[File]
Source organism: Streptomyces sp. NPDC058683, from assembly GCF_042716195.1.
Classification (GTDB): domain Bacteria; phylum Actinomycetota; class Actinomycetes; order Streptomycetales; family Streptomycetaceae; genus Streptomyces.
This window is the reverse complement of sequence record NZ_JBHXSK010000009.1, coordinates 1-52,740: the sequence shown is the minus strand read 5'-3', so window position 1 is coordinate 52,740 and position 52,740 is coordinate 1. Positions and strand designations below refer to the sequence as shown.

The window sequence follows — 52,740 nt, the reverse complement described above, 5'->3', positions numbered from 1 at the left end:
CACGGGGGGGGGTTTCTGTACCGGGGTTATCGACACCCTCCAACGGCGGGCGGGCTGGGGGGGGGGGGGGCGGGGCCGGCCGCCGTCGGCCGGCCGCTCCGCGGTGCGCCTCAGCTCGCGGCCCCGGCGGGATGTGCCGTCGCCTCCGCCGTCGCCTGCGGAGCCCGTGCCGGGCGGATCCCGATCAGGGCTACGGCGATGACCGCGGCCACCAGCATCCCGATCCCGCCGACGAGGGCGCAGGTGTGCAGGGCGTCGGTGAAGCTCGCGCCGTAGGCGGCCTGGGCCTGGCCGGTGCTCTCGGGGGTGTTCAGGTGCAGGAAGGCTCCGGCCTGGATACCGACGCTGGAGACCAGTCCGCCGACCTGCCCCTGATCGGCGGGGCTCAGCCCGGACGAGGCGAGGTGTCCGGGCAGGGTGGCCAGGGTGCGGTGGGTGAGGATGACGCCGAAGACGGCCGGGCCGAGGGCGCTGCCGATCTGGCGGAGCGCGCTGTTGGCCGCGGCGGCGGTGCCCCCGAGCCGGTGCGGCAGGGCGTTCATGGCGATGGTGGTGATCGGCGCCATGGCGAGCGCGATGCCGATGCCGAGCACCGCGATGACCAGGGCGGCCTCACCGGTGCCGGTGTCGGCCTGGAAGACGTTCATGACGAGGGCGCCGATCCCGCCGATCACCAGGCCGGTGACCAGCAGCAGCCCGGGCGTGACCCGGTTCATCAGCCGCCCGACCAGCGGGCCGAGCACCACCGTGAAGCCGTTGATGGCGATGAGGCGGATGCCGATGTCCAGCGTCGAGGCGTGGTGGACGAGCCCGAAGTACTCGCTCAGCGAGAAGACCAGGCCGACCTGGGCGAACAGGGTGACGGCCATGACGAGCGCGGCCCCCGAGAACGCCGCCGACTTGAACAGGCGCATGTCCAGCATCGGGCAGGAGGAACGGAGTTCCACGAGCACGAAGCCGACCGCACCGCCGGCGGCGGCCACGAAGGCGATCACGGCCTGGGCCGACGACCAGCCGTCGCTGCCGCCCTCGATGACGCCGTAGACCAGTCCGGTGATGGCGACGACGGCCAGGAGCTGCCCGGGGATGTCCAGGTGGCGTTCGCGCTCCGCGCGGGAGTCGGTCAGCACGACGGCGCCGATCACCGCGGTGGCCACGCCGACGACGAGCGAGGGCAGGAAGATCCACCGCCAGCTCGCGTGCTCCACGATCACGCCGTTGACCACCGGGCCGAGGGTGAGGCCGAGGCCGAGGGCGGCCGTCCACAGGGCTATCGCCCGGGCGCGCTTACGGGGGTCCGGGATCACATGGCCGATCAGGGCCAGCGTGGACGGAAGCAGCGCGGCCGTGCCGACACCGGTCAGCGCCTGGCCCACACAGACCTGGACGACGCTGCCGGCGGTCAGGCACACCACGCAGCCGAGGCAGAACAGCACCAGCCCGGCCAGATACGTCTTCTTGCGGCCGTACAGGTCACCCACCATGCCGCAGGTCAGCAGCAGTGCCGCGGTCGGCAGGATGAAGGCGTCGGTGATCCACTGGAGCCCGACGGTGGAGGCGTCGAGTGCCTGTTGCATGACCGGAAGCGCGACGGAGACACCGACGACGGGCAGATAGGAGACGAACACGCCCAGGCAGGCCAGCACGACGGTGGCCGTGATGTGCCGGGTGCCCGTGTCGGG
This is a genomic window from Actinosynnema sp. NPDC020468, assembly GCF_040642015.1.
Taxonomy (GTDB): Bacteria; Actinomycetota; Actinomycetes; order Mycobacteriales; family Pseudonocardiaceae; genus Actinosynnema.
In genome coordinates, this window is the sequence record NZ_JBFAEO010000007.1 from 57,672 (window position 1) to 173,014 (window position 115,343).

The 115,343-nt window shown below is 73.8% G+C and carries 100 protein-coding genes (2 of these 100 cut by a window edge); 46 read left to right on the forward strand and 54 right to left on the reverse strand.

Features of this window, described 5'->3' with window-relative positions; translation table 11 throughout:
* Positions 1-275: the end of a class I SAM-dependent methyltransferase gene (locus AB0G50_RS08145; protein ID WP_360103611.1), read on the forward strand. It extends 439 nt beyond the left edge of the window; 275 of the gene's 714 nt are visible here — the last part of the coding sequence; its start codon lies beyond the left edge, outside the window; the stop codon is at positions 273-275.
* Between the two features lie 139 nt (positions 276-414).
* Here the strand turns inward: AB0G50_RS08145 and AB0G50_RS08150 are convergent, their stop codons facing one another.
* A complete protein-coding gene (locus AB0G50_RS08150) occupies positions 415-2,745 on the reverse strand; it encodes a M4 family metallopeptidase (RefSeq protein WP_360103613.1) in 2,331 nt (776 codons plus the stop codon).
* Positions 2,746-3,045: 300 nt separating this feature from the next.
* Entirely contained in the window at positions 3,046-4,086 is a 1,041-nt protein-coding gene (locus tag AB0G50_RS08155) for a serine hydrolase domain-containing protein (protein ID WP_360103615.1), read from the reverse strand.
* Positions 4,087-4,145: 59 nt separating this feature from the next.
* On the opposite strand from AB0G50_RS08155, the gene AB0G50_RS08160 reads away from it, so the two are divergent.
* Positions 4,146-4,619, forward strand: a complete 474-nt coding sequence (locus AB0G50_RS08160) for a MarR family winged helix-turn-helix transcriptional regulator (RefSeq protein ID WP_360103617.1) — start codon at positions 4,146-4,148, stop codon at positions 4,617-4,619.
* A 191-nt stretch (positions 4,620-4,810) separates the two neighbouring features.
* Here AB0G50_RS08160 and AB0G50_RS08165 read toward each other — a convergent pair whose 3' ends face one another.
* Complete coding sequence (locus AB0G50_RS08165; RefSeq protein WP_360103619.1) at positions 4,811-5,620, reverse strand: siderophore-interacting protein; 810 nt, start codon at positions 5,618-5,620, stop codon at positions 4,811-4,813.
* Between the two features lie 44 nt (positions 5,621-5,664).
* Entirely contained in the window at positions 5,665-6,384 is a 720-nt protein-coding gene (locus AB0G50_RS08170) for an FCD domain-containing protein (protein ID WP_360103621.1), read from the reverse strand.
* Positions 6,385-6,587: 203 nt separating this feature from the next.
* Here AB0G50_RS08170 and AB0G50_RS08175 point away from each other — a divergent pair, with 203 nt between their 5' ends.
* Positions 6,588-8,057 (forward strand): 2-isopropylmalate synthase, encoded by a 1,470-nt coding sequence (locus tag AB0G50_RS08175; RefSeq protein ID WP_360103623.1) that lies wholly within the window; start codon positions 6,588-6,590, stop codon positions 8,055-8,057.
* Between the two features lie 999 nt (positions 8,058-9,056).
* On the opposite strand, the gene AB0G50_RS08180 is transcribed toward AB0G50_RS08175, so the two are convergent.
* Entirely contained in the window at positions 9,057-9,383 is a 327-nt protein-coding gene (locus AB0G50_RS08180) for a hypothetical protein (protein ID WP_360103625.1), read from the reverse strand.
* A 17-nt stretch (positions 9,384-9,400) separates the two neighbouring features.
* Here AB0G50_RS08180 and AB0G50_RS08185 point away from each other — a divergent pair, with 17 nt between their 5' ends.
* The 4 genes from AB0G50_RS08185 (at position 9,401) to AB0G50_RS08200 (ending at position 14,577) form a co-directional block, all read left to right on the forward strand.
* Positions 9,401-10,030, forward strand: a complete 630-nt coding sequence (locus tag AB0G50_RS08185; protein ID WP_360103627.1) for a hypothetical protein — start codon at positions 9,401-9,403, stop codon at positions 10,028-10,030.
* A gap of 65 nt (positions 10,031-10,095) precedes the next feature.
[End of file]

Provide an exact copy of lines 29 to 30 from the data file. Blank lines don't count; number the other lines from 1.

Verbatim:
* On the opposite strand, the gene AB0G50_RS08180 is transcribed toward AB0G50_RS08175, so the two are convergent.
* Entirely contained in the window at positions 9,057-9,383 is a 327-nt protein-coding gene (locus AB0G50_RS08180) for a hypothetical protein (protein ID WP_360103625.1), read from the reverse strand.